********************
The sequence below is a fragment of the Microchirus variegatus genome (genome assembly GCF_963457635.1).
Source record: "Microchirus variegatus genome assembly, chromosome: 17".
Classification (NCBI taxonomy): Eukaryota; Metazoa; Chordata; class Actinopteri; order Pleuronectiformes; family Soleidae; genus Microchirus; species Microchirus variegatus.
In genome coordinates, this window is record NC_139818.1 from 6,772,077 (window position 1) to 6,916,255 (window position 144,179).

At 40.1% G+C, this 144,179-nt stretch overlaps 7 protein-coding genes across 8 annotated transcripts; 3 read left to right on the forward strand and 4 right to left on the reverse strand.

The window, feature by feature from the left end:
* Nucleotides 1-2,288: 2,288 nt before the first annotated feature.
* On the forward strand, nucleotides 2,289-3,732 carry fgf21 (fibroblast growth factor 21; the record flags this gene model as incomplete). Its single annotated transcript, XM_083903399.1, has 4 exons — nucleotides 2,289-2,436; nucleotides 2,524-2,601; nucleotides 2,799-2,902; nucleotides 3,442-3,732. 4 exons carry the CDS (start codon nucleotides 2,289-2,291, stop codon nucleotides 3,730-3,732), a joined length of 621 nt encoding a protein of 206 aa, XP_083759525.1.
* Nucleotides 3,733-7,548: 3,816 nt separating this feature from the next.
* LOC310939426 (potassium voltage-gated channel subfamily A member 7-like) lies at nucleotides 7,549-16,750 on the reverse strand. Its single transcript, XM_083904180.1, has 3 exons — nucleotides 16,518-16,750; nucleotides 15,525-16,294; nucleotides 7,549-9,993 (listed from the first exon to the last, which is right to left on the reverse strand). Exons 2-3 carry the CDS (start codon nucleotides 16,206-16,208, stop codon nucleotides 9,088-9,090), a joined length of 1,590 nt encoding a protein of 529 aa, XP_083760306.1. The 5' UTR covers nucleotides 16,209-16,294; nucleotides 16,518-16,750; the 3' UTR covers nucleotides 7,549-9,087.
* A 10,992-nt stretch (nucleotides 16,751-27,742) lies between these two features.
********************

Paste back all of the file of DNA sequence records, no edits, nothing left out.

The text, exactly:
The sequence below is a fragment of the Microchirus variegatus genome (genome assembly GCF_963457635.1).
Source record: "Microchirus variegatus genome assembly, chromosome: 17".
Classification (NCBI taxonomy): Eukaryota; Metazoa; Chordata; class Actinopteri; order Pleuronectiformes; family Soleidae; genus Microchirus; species Microchirus variegatus.
In genome coordinates, this window is record NC_139818.1 from 6,772,077 (window position 1) to 6,916,255 (window position 144,179).

At 40.1% G+C, this 144,179-nt stretch overlaps 7 protein-coding genes across 8 annotated transcripts; 3 read left to right on the forward strand and 4 right to left on the reverse strand.

The window, feature by feature from the left end:
* Nucleotides 1-2,288: 2,288 nt before the first annotated feature.
* On the forward strand, nucleotides 2,289-3,732 carry fgf21 (fibroblast growth factor 21; the record flags this gene model as incomplete). Its single annotated transcript, XM_083903399.1, has 4 exons — nucleotides 2,289-2,436; nucleotides 2,524-2,601; nucleotides 2,799-2,902; nucleotides 3,442-3,732. 4 exons carry the CDS (start codon nucleotides 2,289-2,291, stop codon nucleotides 3,730-3,732), a joined length of 621 nt encoding a protein of 206 aa, XP_083759525.1.
* Nucleotides 3,733-7,548: 3,816 nt separating this feature from the next.
* LOC310939426 (potassium voltage-gated channel subfamily A member 7-like) lies at nucleotides 7,549-16,750 on the reverse strand. Its single transcript, XM_083904180.1, has 3 exons — nucleotides 16,518-16,750; nucleotides 15,525-16,294; nucleotides 7,549-9,993 (listed from the first exon to the last, which is right to left on the reverse strand). Exons 2-3 carry the CDS (start codon nucleotides 16,206-16,208, stop codon nucleotides 9,088-9,090), a joined length of 1,590 nt encoding a protein of 529 aa, XP_083760306.1. The 5' UTR covers nucleotides 16,209-16,294; nucleotides 16,518-16,750; the 3' UTR covers nucleotides 7,549-9,087.
* A 10,992-nt stretch (nucleotides 16,751-27,742) lies between these two features.